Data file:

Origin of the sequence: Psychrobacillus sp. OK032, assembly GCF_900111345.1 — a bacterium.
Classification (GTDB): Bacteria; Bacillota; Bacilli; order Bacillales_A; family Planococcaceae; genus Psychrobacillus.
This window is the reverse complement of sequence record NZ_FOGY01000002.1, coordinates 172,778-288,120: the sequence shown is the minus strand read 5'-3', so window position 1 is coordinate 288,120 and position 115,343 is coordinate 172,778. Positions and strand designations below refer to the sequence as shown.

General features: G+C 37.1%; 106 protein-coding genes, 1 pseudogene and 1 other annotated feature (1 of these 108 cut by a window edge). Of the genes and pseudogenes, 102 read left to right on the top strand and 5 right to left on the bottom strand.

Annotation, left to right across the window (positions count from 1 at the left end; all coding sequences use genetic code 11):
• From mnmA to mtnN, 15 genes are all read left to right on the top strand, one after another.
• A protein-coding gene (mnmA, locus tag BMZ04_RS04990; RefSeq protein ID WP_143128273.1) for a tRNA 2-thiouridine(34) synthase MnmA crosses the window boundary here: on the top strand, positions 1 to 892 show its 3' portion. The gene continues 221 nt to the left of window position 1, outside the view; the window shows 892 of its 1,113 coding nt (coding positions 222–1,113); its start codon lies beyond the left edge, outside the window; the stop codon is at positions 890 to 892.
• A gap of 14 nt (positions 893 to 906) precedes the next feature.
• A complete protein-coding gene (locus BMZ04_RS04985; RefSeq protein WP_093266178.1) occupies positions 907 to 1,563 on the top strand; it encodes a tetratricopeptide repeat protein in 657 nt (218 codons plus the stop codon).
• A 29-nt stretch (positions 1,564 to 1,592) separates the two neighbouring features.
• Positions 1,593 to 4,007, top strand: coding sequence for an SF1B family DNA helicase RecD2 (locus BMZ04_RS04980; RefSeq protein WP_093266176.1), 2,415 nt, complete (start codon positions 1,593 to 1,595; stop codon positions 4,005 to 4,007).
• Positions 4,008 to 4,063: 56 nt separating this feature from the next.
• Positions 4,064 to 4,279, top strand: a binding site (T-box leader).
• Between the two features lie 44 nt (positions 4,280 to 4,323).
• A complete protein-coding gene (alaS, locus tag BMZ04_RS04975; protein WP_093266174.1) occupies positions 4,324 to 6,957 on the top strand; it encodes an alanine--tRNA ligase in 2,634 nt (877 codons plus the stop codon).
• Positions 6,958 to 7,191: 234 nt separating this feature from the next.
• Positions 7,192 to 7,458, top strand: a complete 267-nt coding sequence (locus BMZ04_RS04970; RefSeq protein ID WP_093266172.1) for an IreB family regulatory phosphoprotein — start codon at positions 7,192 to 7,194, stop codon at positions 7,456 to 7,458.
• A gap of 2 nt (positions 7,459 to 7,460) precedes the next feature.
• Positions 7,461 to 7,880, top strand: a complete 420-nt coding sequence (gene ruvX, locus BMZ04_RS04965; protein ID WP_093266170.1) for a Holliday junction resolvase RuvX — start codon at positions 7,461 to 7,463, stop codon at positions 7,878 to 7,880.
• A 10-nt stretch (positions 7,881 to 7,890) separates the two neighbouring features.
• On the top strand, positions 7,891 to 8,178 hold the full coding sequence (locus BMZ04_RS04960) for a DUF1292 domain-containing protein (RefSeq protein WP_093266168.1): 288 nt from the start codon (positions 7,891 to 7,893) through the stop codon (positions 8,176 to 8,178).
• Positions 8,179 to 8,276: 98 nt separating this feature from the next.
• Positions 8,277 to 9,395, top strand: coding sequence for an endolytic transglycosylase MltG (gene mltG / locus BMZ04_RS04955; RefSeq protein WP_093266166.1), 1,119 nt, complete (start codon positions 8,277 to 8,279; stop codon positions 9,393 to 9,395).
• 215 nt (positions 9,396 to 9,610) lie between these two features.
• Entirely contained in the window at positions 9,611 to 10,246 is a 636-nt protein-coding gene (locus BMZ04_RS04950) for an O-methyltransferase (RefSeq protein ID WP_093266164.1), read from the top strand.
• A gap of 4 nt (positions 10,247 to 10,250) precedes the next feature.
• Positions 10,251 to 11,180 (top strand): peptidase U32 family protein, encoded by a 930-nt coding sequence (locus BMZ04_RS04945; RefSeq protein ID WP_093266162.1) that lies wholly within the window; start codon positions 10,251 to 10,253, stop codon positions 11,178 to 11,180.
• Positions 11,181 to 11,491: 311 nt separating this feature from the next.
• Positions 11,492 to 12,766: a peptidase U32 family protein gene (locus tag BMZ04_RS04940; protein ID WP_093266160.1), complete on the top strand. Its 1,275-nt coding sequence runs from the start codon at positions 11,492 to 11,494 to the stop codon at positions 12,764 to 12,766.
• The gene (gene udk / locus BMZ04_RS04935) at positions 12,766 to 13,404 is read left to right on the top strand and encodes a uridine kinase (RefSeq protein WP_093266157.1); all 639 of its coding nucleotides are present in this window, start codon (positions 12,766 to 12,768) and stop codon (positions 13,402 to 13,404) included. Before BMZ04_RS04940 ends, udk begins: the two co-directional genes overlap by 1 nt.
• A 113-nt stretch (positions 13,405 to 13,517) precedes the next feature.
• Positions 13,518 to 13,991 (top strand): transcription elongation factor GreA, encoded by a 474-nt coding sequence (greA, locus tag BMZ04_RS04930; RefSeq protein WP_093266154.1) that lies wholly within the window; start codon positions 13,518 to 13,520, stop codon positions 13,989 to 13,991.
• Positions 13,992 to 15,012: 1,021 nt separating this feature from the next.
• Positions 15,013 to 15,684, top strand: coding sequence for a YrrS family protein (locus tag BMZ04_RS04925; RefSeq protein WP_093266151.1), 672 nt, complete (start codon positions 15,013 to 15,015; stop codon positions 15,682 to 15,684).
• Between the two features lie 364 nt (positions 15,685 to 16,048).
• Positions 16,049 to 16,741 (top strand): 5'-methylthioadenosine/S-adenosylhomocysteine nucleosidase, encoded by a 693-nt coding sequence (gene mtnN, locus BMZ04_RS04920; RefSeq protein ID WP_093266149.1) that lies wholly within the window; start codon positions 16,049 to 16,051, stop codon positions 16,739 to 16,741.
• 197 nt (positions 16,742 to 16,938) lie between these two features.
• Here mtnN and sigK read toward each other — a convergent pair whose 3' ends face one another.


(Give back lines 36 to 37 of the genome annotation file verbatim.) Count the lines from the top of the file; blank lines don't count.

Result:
• Positions 16,049 to 16,741 (top strand): 5'-methylthioadenosine/S-adenosylhomocysteine nucleosidase, encoded by a 693-nt coding sequence (gene mtnN, locus BMZ04_RS04920; RefSeq protein ID WP_093266149.1) that lies wholly within the window; start codon positions 16,049 to 16,051, stop codon positions 16,739 to 16,741.
• 197 nt (positions 16,742 to 16,938) lie between these two features.